Sing Street is a 2016 musical coming-of-age comedy drama film written and directed by John Carney from a story by Carney and Simon Carmody. Starring Ferdia Walsh-Peelo, Lucy Boynton, Maria Doyle Kennedy, Aidan Gillen, Jack Reynor and Kelly Thornton, the story revolves around a boy starting a band to impress a girl in 1980s Ireland. It is an international co-production among producers from Ireland, the United Kingdom and the United States.
The film had its world premiere at the Sundance Film Festival on 24 January 2016. It was released in Ireland on 17 March 2016, in the United States on 15 April and in the United Kingdom on 20 May. The film received positive reviews from critics, grossed $13 million worldwide on a $4 million budget, and was nominated for Best Motion Picture – Musical or Comedy at the 74th Golden Globe Awards.
In inner-city south Dublin in 1985, Robert Lalor struggles with his architecture practice and his marriage, and drinks and smokes to excess. At a family meeting, he announces he is taking his youngest son Conor out of his expensive school and moving him to a Christian Brothers school, Synge Street CBS, which Robert asserts is of equally high repute. Conor's older brother Brendan ribs him about the change as well as about the state of the family unit.
Conor appears in his new uniform but without the regulation black shoes. The school principal, Br. Baxter, chastises him despite Conor's pleas of being unable to afford new shoes. To avoid going shoeless, he paints his shoes black. An encounter with the school bully, Barry, introduces Conor to Darren, an ally and budding entrepreneur. When Conor recruits aspiring model Raphina for a music video, Darren agrees to manage his band and introduces him to multi-instrumentalist Eamon.
The band practices in Eamon's living room, playing covers until Brendan encourages him to develop the band's own style. He writes original songs with Eamon, describing themselves as "futurists". The band films their first music video wearing comical costumes; Raphina acts as ingénue and makeup artist. Conor goes into school the next day wearing make up, and Brother Baxter forcibly removes it. Raphina gives Conor his nickname "Cosmo", which she says is more in keeping with his new band's image. After spending the day filming a music video for a new song, Conor and Raphina kiss. Conor also stands up to his bully, Barry by pointing out the insignificance of both their lives, which greatly upsets Barry.
Robert and Penny's marriage falls apart while Raphina and Conor's relationship blossoms. Conor takes Raphina out to Dalkey Island in his granddad's motor cruiser. Here, they view the car ferry leaving Dún Laoghaire for the UK and discuss Raphina's dream of leaving Ireland for London.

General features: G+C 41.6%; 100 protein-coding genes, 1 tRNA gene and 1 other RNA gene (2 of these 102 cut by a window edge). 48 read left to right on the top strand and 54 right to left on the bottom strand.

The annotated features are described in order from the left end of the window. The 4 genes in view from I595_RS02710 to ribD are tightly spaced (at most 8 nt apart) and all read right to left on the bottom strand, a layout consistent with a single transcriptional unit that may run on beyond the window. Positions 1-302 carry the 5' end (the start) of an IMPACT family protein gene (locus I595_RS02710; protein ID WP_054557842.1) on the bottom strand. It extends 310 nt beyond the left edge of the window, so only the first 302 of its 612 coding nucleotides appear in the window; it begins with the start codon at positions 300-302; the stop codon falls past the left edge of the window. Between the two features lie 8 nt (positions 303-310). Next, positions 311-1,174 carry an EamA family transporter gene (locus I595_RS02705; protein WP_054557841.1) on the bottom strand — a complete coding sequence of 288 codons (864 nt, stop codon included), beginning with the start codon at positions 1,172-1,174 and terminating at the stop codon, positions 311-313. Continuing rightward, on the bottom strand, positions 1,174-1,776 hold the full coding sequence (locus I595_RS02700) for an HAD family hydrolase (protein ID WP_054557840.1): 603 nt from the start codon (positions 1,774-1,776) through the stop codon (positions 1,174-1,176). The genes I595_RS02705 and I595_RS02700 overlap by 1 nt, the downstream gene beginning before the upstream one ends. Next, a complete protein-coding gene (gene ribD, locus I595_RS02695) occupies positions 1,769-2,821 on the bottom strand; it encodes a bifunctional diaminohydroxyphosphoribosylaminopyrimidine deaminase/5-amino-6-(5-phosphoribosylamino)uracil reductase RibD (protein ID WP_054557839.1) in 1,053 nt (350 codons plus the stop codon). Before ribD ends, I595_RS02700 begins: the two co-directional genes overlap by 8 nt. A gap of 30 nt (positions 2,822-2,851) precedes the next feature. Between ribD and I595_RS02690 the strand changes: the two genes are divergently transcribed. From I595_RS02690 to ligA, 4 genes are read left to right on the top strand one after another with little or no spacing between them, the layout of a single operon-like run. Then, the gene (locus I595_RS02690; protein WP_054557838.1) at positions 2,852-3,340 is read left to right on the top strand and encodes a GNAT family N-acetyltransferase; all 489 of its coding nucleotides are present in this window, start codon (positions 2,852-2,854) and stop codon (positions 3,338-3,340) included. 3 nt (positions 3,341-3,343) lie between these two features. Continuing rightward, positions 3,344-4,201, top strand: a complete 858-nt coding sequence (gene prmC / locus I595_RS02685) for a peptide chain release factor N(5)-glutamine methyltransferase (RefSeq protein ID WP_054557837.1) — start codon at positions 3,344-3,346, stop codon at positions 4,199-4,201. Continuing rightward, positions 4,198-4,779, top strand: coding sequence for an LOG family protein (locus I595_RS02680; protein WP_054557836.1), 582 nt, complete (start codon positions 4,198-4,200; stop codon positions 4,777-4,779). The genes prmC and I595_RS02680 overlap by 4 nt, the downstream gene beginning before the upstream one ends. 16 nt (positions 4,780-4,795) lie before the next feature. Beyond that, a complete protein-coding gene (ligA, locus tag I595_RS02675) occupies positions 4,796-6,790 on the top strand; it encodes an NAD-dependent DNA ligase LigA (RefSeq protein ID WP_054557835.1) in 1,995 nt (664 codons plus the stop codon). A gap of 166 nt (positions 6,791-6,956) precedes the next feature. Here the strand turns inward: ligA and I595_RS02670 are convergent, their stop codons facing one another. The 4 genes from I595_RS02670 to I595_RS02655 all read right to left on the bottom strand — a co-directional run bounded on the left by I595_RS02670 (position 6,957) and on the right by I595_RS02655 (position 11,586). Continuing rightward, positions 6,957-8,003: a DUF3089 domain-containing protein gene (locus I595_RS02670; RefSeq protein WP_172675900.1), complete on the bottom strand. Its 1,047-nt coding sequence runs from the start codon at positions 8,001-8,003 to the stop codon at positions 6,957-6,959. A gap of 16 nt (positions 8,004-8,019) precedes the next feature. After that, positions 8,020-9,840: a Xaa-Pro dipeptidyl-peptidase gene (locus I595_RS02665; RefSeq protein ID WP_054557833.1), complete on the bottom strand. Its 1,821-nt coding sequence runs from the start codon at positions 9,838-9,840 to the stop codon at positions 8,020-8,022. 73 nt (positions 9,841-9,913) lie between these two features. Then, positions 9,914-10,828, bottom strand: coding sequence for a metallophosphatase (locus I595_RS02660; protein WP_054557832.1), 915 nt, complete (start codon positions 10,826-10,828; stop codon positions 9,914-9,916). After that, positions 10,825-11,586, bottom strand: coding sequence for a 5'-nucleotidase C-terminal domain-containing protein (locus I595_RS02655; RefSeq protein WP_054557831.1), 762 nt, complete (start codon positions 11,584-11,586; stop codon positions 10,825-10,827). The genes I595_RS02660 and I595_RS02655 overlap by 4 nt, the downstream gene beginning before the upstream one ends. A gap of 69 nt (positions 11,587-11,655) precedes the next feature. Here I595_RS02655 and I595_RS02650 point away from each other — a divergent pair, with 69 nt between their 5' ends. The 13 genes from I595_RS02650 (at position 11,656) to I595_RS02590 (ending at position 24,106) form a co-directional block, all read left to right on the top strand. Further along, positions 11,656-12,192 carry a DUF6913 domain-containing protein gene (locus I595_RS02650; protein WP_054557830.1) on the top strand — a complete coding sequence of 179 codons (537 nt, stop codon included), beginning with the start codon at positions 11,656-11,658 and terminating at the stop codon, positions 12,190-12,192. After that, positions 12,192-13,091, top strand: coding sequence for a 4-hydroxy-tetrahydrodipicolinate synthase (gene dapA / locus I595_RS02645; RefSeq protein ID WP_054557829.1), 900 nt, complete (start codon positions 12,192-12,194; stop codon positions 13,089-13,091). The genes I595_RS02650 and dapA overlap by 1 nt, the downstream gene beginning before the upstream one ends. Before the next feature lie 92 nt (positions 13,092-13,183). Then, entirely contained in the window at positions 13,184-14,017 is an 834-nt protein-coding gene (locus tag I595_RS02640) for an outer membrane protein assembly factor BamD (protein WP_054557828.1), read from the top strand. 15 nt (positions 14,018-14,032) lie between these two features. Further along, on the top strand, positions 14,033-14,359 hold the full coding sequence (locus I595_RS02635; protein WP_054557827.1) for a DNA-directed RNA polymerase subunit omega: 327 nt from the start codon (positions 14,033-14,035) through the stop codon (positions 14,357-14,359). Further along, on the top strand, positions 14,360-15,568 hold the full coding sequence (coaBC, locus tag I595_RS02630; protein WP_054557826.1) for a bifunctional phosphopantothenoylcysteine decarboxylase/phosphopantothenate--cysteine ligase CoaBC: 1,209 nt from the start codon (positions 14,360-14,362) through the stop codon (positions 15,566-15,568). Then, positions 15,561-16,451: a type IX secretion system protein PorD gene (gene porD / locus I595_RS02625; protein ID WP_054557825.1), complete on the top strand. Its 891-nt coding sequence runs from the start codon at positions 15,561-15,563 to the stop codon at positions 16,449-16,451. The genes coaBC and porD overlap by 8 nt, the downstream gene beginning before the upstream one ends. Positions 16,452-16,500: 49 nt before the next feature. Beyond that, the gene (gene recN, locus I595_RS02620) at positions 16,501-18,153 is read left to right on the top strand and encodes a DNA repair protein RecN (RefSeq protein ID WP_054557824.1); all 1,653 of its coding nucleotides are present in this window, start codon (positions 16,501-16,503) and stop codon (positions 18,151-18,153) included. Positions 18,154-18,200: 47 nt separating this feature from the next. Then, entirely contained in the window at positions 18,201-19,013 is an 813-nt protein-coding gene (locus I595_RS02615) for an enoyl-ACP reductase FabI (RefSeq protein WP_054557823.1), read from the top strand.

Conor, Raphina and the band prepare to film a Back to the Future-inspired music video for their new song, but Conor is disheartened when Raphina fails to show up. She reveals that she was set to leave for London with her boyfriend, but he abandoned her. Hurt by her lack of disclosure and offended by her nonchalance, Conor breaks up with Raphina. Because of the break-up and his family's problems, Conor finds difficulty in writing or playing music, but Brendan urges Conor to continue so he can make a better future for himself. Penny and Robert announce to the family that they are getting legally separated and selling the house. Penny plans on moving in with her affair and boss, Tony, whilst Robert plans on getting a small apartment. They will share custody. An opportunity arises for the band to play live at an end-of-year party at school. Conor strikes up a friendship with Barry, offering him the chance to be the band's roadie and escape his abusive family.
Conor prepares a new song mocking Baxter, which the band perform as an encore while distributing homemade masks of Baxter's face. Raphina arrives before the band finishes and reconciles with Conor. Both of them leave the party and the school in uproar. After secretly saying goodbye to his family later that night, Conor and Raphina persuade Brendan to drive them to Dalkey, so they can escape in the motor cruiser and head to London. Brendan agrees and drives them to the harbour, where Brendan and Conor embrace. Conor and Raphina sail out to sea, following the ferry across the rough Irish Sea to a new life in London. Brendan watches them disappear into the distance and cheers, overjoyed that his younger brother has left to go on to greater things.
In February 2014, it was announced that John Carney would be directing the film, from a screenplay he wrote about a boy starting a band in order to impress a girl. Carney would produce through his Distressed Films banner, along with Anthony Bregman through his Likely Story Banner, Kevin Frakes for PalmStar Media, and Raj Brinder Singh for Merced Media Partners, with Paul Trijbits and Christian Grass for FilmWave. The film is a semi-autobiographical depiction of Carney's upbringing in Dublin.